Pick's disease is a rare, chronic and progressive CNS disease characterized by atrophy of the temporal, as well as frontal lobes of the cerebral cortex with an increase in dementia. The disease begins in 50-60 years, although there are later or earlier manifestations. Women tend to get sick more often than men.
A. Peak in 1892 gave a description of cases of senile dementia, aggravated by the atrophic process mainly in the temporal and frontal lobes. Similar studies were conducted by A. Alzheimer, X. Lipman, E. Altman. Statements that the cases of the disease described by A. Pick represent an independent form were first noted by X. Richter. The confirmation of this nosological independence of the disease was the pathological studies that showed a number of morphological features of this particular pathology.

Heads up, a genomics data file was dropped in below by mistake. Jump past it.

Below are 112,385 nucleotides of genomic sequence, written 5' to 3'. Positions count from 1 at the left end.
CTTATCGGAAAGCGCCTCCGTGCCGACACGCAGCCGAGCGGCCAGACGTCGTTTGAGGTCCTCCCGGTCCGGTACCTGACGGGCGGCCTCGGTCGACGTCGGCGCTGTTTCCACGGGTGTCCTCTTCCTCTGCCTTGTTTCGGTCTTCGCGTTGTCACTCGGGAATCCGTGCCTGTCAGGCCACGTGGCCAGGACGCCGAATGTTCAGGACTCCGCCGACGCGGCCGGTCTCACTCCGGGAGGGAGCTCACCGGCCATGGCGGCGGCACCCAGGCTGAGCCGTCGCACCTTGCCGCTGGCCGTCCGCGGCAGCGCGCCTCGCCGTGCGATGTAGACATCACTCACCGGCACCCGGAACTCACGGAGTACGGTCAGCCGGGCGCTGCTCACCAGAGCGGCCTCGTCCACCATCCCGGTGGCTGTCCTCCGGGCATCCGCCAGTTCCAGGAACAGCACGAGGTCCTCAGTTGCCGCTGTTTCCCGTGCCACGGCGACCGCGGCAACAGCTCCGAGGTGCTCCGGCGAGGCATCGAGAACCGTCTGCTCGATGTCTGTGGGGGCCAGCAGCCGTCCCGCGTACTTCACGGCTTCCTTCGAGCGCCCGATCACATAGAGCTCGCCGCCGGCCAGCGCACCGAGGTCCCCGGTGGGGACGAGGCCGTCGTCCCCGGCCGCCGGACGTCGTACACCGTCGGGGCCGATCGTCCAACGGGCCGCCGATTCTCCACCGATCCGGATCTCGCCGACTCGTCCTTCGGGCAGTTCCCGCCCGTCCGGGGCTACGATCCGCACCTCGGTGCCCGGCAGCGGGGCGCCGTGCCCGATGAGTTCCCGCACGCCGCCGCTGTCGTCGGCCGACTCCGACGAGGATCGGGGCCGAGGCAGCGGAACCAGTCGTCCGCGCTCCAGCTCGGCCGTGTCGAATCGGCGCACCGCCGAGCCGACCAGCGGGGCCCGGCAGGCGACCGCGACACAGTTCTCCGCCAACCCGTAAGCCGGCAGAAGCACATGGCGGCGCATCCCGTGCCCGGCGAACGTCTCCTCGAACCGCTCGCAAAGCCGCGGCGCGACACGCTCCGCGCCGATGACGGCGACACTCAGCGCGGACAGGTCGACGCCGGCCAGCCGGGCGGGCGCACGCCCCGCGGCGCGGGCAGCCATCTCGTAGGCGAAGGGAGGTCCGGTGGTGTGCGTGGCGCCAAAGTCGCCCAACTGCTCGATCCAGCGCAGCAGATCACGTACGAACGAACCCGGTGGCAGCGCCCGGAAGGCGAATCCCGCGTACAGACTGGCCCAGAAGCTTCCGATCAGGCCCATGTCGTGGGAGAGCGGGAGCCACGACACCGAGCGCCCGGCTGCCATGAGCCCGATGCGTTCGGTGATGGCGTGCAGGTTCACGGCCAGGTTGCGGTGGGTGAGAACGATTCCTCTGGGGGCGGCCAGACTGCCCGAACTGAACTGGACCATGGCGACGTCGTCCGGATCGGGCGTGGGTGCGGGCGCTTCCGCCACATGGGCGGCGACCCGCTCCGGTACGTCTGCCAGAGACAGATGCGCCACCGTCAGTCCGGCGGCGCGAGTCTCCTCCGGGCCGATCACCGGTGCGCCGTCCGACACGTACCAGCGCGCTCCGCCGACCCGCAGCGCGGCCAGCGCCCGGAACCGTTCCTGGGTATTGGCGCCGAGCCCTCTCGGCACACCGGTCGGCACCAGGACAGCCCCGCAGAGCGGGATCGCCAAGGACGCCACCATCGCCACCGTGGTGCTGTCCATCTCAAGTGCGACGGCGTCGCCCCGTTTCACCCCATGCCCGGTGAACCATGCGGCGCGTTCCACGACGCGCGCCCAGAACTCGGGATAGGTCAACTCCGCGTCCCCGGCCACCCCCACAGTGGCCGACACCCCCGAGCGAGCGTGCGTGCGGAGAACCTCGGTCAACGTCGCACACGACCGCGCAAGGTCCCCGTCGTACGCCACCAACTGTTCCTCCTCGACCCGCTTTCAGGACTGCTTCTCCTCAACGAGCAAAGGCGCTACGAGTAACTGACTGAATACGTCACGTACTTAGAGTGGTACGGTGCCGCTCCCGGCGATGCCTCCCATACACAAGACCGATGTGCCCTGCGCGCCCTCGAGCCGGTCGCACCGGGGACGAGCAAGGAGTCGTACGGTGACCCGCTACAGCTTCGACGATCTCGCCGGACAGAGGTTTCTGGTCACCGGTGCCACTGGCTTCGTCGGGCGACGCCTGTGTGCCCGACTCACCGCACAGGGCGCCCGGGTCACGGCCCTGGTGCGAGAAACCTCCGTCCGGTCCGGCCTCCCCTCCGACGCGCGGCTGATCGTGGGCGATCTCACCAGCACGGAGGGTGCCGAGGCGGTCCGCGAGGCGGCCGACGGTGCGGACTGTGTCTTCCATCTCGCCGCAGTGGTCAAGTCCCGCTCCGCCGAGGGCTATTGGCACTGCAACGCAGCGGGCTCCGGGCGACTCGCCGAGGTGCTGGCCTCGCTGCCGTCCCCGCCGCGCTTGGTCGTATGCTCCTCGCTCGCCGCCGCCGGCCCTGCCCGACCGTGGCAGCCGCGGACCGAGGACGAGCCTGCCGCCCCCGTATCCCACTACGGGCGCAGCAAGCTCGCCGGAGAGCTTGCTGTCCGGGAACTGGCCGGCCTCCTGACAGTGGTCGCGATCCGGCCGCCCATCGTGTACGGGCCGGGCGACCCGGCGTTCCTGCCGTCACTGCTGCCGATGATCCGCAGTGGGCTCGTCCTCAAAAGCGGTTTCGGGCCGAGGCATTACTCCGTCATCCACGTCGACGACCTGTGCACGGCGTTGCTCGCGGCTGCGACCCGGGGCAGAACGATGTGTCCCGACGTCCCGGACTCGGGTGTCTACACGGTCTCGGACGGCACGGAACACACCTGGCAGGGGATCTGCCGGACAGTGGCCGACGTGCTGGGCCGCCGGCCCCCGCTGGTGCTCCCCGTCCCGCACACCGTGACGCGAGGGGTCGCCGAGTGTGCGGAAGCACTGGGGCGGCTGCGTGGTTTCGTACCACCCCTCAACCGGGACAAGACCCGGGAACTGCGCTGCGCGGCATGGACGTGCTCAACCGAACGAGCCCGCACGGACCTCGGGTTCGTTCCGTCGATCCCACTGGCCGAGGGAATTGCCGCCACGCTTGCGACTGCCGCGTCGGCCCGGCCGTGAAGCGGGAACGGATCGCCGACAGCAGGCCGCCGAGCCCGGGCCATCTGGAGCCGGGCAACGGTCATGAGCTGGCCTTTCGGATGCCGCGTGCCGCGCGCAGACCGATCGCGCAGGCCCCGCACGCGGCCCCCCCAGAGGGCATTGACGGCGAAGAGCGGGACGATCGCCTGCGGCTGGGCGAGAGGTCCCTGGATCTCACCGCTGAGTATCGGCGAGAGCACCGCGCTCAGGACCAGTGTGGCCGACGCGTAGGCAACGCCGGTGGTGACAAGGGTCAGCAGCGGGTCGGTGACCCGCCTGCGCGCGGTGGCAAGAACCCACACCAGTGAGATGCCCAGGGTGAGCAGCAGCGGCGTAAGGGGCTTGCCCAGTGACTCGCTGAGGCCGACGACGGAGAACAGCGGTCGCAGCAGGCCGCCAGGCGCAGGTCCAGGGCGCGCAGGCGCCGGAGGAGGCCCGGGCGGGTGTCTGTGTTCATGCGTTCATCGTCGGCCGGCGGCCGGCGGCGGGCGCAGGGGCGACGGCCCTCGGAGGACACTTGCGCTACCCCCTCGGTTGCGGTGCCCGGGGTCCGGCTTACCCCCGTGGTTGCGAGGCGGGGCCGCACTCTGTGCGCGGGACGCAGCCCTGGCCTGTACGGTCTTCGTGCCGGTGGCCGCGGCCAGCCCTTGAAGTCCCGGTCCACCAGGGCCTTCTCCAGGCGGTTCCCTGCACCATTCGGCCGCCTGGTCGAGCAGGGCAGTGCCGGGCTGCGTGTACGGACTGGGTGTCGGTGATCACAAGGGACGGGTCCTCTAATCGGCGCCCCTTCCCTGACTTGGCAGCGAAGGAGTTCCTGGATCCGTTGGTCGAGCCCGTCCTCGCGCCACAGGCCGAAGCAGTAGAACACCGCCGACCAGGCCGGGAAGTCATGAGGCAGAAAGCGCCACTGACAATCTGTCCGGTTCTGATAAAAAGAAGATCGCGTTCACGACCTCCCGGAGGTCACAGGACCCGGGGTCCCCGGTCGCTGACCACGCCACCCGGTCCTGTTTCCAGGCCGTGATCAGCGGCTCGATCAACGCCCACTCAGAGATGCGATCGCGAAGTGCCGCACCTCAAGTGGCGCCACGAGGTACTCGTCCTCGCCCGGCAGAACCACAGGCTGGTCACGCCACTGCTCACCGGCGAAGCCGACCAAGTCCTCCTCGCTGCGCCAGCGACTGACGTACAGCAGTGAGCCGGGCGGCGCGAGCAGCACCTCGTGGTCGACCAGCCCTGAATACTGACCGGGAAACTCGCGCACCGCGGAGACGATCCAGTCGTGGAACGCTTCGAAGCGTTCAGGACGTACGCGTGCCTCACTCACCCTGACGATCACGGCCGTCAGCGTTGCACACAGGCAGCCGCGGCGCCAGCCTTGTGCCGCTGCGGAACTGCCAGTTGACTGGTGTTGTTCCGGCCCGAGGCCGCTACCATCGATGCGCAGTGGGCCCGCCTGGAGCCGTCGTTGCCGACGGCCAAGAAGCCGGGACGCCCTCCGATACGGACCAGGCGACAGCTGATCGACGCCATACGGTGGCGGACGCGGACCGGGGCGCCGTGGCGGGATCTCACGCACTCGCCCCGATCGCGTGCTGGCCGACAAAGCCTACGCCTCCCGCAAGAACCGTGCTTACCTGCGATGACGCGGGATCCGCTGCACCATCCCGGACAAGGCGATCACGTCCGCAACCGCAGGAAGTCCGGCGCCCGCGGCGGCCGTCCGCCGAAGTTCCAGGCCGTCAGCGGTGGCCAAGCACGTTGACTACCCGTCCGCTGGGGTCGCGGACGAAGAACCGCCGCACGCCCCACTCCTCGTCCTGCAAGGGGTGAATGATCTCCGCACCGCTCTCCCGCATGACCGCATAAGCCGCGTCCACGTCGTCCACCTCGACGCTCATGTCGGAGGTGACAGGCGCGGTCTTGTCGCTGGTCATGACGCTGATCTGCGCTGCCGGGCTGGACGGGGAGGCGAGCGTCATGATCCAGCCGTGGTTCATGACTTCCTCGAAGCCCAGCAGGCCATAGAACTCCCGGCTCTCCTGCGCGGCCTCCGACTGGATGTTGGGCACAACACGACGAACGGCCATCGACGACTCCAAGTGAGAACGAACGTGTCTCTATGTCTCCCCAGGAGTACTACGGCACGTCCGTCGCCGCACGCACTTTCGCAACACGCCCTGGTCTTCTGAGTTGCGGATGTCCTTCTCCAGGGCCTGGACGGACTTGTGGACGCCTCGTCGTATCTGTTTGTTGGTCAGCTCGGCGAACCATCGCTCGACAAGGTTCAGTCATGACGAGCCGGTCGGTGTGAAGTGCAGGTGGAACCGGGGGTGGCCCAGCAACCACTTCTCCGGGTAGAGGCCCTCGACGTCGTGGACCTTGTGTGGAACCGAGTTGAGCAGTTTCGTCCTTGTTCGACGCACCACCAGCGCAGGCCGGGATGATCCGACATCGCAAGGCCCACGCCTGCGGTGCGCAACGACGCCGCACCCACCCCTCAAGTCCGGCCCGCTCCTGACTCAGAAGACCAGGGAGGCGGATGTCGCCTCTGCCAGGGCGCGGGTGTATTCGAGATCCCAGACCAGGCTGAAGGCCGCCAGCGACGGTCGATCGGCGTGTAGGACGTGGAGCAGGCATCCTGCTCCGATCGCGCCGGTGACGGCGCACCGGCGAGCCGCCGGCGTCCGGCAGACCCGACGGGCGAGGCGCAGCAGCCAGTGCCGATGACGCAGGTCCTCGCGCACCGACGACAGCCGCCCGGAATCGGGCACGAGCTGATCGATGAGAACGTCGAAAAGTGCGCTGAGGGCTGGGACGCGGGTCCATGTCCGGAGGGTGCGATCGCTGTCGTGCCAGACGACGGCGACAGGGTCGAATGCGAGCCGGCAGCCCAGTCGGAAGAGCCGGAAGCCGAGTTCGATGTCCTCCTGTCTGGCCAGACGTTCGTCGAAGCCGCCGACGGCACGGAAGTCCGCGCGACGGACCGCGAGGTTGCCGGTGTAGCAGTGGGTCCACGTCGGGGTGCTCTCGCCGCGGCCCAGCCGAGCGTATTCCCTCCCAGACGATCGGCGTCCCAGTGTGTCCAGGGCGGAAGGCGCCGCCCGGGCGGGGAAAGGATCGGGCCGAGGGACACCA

Morphological features include the following signs: the limited nature of atrophic changes in the frontal and temporal lobes; insignificant degree or absence of vascular changes; loss of elements of the nervous tissue in the upper layers of the cortex gol. brain; the absence of all signs of the inflammatory process, as well as senile plaques or alzheimer's changes in neurofibrils; atrophic changes, passing into the subcortical region; the frequent presence of spherical argentophilic intracellular formations, as well as swollen cells.
The atrophic process is unevenly distributed in some parts of the brain, starting in typical areas called wrinkling and atrophy centers.